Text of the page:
The fire that broke out at Brazil’s National Museum this week incinerated 200 years’ worth of history.
Days after the flames had been brought under control, specialists were still battling to determine the magnitude of the losses.
According to the museum’s vice director, Cristiana Serejo, more than 90 percent of its priceless collection was reduced to ash.
Among the items lost were the fossils of the largest dinosaur ever assembled in Brazil and the skeleton of Luzia, who lived more than 12,000 years ago and was considered one of the oldest examples of human remains in the Americas.
For the researchers affiliated with the National Museum, the blaze not only destroyed generations of work by scientists, but created a gap in opportunities for future experts.
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“We’re going to have a hole in the training that researchers in Brazil receive due to a lack of material, in addition to the cutbacks in scholarships and the lack of incentives,” palaeontologist Gabriela Sobral told HuffPost Brazil.
“This is a part of our history that has been wiped out that can no longer be accessed.”
The building in the Quinta da Boa Vista park in the capital, Rio de Janeiro, was known for its vast collections spanning archaeology, paleontology, anthropology, and the study of invertebrates (the latter containing about five million insects), as well as laboratories and classrooms. All of them were destroyed in Monday’s blaze.
The following day, Brazil’s federal government announced measures for the reconstruction of the building, expected to cost millions.
But there is still no indication on how long it will take for its collection to be restored time for the collection to be recovered – and whether it is even possible.
For the museum’s researchers, this will only become clear after extensive trawling by a dedicated task force.
As the painstaking work gets underway, three experts shared their views on the potential impact of the incident – and how they think it could have happened –with HuffPost.
Taissa Rodrigues, 36, Palaeontologist
The museum was a living witness to Brazil’s biodiversity and this collection was lost
“My research is on pterosaur fossils. I did my masters and my doctorate at the National Museum. My students all used the materials there. And as researchers, we studied biodiversity.
“Our questions are about how many species there were, how they lived, how they reproduced. So we used the fossils from the National Museum very often.
“People don’t know this, but Brazil has the best fossils of pterosaurs in the world. They are extremely well-kept and it is very rare to find a collection like that one.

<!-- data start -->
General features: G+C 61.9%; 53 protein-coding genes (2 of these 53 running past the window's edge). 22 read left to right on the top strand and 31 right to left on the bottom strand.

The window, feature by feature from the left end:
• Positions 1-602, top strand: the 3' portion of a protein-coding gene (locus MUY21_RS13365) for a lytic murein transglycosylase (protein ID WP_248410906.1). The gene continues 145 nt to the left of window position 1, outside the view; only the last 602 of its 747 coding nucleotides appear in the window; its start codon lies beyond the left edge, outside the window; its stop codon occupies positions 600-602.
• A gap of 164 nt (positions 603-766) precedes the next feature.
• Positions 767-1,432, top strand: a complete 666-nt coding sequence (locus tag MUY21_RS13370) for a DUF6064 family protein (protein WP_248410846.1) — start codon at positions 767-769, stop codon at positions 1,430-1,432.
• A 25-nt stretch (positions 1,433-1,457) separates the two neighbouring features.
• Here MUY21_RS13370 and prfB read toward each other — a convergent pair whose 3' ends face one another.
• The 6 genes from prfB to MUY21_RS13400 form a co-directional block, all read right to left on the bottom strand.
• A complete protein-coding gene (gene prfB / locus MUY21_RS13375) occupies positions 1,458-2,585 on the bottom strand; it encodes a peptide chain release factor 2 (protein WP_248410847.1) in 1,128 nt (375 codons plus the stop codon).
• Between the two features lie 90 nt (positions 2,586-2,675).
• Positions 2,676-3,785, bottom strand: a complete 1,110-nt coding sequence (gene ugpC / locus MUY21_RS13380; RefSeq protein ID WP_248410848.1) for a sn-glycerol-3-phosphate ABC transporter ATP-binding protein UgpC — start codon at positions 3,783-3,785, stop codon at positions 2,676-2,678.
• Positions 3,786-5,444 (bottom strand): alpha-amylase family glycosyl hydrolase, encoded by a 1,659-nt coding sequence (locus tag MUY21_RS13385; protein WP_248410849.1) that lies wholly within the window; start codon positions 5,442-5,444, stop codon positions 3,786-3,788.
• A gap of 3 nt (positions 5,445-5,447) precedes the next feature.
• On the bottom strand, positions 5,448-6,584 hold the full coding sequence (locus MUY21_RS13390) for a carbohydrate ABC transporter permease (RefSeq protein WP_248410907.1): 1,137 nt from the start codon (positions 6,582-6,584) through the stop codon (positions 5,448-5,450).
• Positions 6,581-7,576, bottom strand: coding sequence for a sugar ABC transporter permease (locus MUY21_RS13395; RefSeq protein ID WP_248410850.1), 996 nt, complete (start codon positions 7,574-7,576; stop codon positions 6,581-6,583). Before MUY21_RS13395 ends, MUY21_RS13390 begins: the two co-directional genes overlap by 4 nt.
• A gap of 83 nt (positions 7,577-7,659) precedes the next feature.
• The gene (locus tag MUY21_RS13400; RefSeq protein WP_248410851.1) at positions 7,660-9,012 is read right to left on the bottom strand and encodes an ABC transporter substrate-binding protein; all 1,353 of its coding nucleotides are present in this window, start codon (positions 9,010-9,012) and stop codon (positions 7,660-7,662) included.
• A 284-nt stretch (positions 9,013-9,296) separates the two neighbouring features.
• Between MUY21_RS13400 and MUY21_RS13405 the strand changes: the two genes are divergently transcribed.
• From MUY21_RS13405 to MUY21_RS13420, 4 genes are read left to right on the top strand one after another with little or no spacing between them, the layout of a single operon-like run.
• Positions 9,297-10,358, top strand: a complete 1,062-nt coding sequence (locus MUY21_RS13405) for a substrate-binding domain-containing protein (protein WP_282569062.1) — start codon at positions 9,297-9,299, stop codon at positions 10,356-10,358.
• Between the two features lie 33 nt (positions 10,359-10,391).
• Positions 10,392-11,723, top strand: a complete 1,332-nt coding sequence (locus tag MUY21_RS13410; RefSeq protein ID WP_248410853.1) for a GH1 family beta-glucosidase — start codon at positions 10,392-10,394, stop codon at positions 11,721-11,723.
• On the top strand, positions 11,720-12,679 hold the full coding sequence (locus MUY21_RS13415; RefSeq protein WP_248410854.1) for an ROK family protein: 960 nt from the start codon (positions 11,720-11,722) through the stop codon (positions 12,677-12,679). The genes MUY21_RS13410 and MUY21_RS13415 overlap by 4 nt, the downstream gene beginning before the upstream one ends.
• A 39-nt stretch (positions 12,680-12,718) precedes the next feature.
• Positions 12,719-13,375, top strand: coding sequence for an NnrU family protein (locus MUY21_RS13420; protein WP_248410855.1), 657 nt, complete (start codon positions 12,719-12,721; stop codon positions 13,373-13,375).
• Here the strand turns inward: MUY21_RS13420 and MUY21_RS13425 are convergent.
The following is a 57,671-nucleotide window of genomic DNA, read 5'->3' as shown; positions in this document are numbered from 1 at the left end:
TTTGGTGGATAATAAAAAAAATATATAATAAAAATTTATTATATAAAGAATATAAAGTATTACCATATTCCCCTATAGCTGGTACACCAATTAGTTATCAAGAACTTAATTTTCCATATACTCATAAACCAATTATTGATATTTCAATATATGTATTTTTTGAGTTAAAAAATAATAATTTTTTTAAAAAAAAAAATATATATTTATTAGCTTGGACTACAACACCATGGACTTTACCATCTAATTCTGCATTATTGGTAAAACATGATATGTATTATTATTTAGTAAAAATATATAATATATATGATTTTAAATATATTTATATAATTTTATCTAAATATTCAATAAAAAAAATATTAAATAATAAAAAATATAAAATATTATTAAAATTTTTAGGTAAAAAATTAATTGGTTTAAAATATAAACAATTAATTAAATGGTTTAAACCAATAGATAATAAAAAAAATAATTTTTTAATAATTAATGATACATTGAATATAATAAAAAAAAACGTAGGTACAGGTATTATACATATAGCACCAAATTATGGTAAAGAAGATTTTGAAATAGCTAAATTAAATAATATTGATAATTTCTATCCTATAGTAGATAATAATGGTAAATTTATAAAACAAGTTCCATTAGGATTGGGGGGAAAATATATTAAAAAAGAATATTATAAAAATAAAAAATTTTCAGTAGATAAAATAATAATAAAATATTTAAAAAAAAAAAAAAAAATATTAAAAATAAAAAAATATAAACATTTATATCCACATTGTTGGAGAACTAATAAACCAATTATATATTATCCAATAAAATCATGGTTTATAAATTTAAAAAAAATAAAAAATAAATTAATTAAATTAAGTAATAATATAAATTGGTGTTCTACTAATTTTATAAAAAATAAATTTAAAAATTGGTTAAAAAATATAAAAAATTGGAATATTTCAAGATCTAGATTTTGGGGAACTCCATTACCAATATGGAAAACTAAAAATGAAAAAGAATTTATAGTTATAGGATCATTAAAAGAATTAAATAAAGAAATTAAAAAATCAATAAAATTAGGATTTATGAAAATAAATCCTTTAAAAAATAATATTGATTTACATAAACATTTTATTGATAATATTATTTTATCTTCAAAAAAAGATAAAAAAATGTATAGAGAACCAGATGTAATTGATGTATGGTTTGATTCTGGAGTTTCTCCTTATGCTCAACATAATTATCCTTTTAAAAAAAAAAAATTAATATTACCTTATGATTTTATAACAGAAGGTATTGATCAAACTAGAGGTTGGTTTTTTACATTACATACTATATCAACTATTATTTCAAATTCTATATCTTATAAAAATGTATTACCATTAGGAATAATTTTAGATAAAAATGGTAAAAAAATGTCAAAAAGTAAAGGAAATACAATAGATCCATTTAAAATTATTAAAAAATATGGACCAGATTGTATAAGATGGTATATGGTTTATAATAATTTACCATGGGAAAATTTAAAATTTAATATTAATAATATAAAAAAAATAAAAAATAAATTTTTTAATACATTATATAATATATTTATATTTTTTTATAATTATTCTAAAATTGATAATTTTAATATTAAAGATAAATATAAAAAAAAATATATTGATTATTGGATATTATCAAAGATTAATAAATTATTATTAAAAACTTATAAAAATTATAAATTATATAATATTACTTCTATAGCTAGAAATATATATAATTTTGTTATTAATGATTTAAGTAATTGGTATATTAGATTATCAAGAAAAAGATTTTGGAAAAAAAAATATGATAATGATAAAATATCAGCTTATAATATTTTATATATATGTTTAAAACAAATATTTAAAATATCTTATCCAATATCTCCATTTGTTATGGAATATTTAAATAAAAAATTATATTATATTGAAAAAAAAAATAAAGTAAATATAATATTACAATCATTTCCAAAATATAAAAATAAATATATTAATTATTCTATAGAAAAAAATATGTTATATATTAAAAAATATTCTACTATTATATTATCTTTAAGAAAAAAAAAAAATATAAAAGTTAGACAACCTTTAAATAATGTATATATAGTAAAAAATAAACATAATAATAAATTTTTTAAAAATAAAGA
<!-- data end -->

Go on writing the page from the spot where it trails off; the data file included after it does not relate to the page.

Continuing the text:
“It’s just too sad to see this happen. Knowing that the material that I used for my research, the material from my collection that was not accessible to the public, must have been lost there.
“I have been attending the National Museum since 2005, mainly as part of the research for my master’s degree and doctorate.
“After that, I have maintained a close relationship with the people there. The space, as strange as it may seem, has improved a lot over these last few years.
“There is a project that was approved for a development agency, and they were able to buy new and sturdy shelves for the rooms. These shelves have helped to decrease the amount of dust and to prevent seepage, as well as mould on the fossils.
“But obviously we had problems. Chief among them was the physical space of the building, which was too small for the number of researchers. The building was not made to be a museum. It was a house, a palace. I have witnessed numerous renovations while I was there, we had to improvise rooms, the energy supply cut out, we didn’t have internet.
“The loss of the archival materials was unbearably sad. This includes all the collections, not just the fossils. From the logbook of the visitors’ signatures, to the mummies – which were unique – and the audio files of the extinct indigenous languages.
“The museum bore witness to the biodiversity of Brazil, and this collection was lost. We’re hoping to recover something, anything, especially the fossils and the rocks. Our biodiversity and part of our culture has been lost.
“There’s no way to overstate this. The people who worked there were responsible for all this history, this culture. They did everything they could to keep the museum going. They dedicated their lives to building this collection, which could be seen by all Brazilians.
“We now have a gap in our knowledge. Some things can be found in the published articles. But what about the materials that were still being studied?”
Gabriela Sobral, 35, Paleontologist